If consider your favourite show, or a YouTube channel you enjoy, they almost certainly use animated
elements that help you learn to recognise the broadcast. Rarely do we give graphics much thought, but they are essential for many broadcasts. In this article you’ll learn how to use graphics for streaming video, and how to make some of your own.
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- Basics of graphics with streaming video
- How to make your own graphics for streaming video
- Top templates for streaming graphics (After Effects)
- Top templates on a video graphics maker (PlaceIt)
- Streaming resources
1. Graphics for Live Streaming Video
Motion graphics help engage viewers, and creating an animated logo or having overlays that fit with your
content can be important parts of your online presence. Animated elements add production value, and even simple
additions can quickly help your broadcast look more polished.
Decide What Will Add Value to Your Stream
Throwing a bunch of animated graphics onto your broadcast
can be really tempting, but try to keep it to what will be most useful—there is a fine balance between informing and distracting your audience. Here are some more examples of different types of streams and the motion graphics they use:
With gaming stream graphics and interactive overlays, the goal is building audience and getting people to engage with other social channels. Look for:
With news broadcasts
it’s all about giving information and pulling your audience across to
the next story, so eye-catching graphics with easy-to-read text are
- Lower thirds titles
- ‘Coming Up’ screens
- Logo sting animations
Education and Entertainment
For example, tutorial or ‘how to’ live streams often use on-screen
titles (called lower-thirds) to explain who’s talking, what’s happening,
or to add important information not given by the audio or video.
- Elements (flashes, pop-ups)
Of course, all (and more!) of these graphics might fit with the type of streaming you do but hopefully this will give you some inspiration.
Stay on Brand
If you use animated graphics, there should be some continuity between the various elements. Think about things like the font you use, how your graphics are structured, the colours you use, and so on.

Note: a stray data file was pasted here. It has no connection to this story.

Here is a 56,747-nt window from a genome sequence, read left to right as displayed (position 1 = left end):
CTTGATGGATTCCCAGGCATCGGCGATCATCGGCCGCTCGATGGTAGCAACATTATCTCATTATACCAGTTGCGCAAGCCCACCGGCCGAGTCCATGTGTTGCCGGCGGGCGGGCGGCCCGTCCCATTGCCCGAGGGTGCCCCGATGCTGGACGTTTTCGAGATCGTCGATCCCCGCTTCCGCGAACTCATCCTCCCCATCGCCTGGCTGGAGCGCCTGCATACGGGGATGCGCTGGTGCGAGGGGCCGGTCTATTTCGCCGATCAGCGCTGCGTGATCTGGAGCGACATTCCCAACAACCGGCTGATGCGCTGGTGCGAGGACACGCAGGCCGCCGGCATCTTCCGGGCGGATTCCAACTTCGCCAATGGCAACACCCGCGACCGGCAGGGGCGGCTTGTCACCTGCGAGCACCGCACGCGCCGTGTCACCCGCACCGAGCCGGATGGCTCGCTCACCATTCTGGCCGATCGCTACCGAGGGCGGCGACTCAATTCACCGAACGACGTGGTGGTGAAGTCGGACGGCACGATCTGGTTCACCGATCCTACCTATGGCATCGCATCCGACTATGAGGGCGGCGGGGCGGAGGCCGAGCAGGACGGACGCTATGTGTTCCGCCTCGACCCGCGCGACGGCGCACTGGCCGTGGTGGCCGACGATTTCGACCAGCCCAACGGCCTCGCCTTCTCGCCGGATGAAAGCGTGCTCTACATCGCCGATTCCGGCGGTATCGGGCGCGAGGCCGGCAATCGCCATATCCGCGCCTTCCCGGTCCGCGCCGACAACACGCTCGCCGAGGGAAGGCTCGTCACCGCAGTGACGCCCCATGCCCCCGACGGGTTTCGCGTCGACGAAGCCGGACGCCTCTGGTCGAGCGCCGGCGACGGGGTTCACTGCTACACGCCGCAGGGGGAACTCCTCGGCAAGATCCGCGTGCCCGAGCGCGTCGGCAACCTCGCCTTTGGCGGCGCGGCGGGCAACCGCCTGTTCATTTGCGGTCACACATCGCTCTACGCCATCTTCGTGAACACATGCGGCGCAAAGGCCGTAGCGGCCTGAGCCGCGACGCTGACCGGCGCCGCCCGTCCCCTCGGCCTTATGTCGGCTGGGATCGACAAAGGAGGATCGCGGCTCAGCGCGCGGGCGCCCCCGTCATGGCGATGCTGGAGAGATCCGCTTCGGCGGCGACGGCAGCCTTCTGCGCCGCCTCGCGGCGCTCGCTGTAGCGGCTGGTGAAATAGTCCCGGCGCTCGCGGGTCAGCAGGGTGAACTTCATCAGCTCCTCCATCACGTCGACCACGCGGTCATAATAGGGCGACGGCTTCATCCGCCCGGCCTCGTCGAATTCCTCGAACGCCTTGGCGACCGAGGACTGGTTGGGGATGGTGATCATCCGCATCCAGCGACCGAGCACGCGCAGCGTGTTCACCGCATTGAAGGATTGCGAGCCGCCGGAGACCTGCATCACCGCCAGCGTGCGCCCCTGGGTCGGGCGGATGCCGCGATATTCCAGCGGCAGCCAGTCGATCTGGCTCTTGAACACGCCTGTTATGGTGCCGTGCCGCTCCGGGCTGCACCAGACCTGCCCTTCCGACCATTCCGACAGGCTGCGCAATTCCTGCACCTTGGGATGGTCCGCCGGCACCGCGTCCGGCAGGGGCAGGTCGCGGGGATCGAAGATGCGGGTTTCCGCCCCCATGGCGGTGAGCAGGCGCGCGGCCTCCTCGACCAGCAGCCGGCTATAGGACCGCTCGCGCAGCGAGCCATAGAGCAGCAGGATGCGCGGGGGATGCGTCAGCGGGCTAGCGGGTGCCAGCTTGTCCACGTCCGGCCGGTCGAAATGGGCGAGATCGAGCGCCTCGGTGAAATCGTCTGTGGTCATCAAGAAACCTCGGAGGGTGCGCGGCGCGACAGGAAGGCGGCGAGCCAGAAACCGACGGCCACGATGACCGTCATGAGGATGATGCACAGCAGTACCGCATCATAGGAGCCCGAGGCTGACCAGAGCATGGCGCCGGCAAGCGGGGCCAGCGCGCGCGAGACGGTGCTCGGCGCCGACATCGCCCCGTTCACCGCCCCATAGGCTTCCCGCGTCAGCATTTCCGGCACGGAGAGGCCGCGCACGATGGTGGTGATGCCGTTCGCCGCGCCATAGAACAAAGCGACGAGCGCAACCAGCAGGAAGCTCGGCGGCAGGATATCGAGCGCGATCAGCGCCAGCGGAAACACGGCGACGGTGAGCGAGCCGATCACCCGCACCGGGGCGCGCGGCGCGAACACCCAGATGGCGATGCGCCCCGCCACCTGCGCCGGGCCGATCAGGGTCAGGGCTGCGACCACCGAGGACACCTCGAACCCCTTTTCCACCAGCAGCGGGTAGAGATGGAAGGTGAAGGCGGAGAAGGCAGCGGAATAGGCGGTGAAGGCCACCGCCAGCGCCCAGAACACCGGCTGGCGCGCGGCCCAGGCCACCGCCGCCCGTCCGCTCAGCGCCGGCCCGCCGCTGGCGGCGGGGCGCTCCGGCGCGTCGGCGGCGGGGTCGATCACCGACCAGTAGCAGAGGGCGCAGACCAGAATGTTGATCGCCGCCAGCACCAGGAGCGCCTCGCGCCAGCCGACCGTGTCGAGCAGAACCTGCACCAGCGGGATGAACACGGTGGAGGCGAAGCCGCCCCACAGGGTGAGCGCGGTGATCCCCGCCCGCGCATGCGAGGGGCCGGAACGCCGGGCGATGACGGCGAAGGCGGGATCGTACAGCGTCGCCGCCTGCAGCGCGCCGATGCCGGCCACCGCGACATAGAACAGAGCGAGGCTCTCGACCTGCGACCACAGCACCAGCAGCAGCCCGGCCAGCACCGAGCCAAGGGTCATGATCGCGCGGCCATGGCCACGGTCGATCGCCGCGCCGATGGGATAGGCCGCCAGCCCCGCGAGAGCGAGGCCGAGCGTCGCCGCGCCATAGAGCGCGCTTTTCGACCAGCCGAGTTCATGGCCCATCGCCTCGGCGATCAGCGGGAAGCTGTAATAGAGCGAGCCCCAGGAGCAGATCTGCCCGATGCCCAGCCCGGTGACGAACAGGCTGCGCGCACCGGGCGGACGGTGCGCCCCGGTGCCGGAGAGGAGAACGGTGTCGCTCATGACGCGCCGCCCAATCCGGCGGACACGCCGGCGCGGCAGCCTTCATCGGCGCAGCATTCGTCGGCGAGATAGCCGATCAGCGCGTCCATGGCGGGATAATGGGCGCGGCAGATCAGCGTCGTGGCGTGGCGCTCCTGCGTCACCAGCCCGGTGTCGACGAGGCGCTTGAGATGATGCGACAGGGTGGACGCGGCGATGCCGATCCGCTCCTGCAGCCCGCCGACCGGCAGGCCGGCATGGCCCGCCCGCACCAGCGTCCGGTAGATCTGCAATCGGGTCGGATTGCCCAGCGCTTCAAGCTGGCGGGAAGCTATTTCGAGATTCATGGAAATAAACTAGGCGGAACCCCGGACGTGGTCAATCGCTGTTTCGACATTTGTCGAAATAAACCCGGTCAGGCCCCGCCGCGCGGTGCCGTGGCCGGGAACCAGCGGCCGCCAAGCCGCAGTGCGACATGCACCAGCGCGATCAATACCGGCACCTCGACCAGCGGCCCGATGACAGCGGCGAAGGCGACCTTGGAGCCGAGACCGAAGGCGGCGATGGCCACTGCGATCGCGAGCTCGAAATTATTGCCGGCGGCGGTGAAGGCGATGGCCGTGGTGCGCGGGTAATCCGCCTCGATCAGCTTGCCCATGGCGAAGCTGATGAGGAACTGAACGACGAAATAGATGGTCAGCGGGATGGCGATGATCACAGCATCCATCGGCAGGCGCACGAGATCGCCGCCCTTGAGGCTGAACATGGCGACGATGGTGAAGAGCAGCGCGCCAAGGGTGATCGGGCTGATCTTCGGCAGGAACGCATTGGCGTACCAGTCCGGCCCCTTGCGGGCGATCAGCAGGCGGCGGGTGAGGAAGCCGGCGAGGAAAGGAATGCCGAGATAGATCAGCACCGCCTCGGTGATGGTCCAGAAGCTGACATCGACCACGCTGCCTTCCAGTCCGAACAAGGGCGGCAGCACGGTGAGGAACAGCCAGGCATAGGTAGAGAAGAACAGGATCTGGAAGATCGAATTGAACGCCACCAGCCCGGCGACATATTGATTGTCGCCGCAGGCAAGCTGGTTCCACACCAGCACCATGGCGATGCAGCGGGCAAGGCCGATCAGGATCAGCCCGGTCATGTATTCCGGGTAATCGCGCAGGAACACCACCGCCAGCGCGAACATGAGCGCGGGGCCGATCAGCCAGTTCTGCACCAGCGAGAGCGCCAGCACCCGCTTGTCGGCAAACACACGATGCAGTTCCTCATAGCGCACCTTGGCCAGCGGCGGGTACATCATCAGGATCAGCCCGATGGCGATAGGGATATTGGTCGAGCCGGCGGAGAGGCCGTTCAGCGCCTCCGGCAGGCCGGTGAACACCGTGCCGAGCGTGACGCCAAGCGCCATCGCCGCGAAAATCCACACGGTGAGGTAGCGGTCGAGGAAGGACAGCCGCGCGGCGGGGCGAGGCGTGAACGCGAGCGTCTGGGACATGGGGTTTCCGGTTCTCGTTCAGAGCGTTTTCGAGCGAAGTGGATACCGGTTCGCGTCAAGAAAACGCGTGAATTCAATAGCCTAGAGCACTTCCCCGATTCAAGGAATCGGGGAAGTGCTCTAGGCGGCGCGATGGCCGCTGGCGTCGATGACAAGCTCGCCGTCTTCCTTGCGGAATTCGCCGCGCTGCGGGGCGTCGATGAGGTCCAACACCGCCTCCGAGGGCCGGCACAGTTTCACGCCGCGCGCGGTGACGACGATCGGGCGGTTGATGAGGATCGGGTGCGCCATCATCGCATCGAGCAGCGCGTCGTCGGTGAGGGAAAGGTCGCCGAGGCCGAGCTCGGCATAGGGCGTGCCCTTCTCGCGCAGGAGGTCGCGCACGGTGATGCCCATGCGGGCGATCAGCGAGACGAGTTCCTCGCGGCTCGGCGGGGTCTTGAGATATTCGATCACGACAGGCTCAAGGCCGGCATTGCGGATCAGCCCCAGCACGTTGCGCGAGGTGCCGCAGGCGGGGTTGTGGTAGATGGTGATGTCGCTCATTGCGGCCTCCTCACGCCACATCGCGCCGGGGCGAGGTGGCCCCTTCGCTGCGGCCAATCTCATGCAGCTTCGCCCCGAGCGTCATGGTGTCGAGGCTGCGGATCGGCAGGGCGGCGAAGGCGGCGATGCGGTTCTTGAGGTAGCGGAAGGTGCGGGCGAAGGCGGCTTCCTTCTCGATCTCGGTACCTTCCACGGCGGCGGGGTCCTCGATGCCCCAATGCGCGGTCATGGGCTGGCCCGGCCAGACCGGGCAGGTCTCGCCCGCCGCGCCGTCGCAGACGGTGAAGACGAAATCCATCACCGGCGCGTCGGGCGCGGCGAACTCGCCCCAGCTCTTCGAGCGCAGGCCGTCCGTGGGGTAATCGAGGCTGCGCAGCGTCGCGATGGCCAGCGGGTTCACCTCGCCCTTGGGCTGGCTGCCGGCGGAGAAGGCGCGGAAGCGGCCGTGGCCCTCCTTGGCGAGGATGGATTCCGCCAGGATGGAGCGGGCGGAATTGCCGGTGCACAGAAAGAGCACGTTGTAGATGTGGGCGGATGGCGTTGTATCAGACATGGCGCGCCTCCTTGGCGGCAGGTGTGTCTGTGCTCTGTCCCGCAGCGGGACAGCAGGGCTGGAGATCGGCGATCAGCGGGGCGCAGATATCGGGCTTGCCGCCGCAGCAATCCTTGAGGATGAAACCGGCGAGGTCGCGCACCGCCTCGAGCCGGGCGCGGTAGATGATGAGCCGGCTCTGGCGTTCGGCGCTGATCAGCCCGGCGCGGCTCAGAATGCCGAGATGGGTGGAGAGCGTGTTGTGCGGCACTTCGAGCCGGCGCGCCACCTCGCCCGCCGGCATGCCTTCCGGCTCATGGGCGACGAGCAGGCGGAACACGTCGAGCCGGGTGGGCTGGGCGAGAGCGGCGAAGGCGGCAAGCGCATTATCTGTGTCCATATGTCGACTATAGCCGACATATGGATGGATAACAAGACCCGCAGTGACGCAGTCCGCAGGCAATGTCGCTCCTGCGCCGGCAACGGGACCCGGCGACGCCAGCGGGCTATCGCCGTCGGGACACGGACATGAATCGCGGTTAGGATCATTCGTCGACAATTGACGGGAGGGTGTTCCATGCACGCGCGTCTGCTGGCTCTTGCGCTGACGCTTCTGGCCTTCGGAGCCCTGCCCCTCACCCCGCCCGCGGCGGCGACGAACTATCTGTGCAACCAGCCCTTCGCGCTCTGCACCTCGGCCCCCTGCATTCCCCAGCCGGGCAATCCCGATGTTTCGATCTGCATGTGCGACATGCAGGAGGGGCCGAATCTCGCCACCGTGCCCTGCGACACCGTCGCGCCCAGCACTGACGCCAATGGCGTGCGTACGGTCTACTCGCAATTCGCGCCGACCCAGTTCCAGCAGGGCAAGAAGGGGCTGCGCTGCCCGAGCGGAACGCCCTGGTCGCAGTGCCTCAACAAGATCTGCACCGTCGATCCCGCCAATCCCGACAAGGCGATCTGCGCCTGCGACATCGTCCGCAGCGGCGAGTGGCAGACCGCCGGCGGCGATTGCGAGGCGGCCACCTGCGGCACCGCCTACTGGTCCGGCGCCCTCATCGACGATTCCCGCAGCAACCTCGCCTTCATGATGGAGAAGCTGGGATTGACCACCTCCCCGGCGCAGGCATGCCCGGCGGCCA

Try not to change things up too often either. If you really need to change something, try to do it incrementally. Think about the way successful brands have updated their logos through the years—they refresh and change without losing the core look and message.
2. Make Your Own Graphics for Streaming Video
If you’re able to use editing suites like Photoshop and
After Effects then you absolutely can make whatever graphics you like, more or less!
How to Create a ‘Starting Soon’ Screen in After Effects, Use With OBS
We’ve covered how to create stream overlay graphics in Photoshop. Here’s another project you can do: it’s a short trip to take those graphics into an editing program and make a waiting screen.
In this tutorial, you’ll learn how to make a simple but appealing ‘Starting Soon’ screen for your live
stream using an overlay and looping stock video, plus how to use the graphic in Open Broadcaster Software Studio (OBS). Jon shows how to use After Effects, but this will work with any non-linear video editor, like Premeire or Final Cut Pro.
Check out the complete tutorials for more detail:
- VideoHow to Make a Waiting Screen for Live Streaming and Use Looping Video With OBS
- VideoHow to Add and Use Sources in Open Broadcaster Software Studio (OBS)
3. Top Templates and Assets for Motion Graphics
If design isn’t your interest or strength, but you still want a cohesive look, try a template. You can use templates to get started, and
then customise so the colours and style represent you better. Here are three great graphics assets for live streaming broadcasts from Envato Elements and Envato
This logo reveal with a cool glitch effect for Adobe After
Effects would work well for tech broadcasts or gamers live streaming. You won’t
need any plugins to use the template and the free font used is included.
Try these colourful fluorescent strokes to add some interest
to your live stream. You could try this as part of a logo reveal, or looped as
a holding screen while you wait to start your broadcast.
A pack of 15 animations related to the recognisable Facebook emoticons: love, like, laugh, wow, sad, and angry. Encourage people to react to your stream by gently nudging them in the right direction with this reaction pack.
4. Try an Online Motion Graphics Video Maker
For a quicker, easier method, try PlaceIt. You can
a ready-made professional template and make changes right there on the
site to produce an overlay that suits your brand and stream. There are many
options on PlaceIt (for a small fee, or as part of a subscription) for graphics and overlays, but here’s a neat space-themed example
designed for people who want to stream games via Twitch:
5. More Help For Streaming Video
Lastly, here are a few key tutorials to help you make better live streaming video:
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Free Video Assets From Mixkit
Make Motion Graphics Video Online With PlaceIt
an online video maker with professionally-designed motion graphics
templates; you can make videos quickly, right in your browser.
Envato Elements: Unlimited Downloads
Envato Elements offers millions of stock items: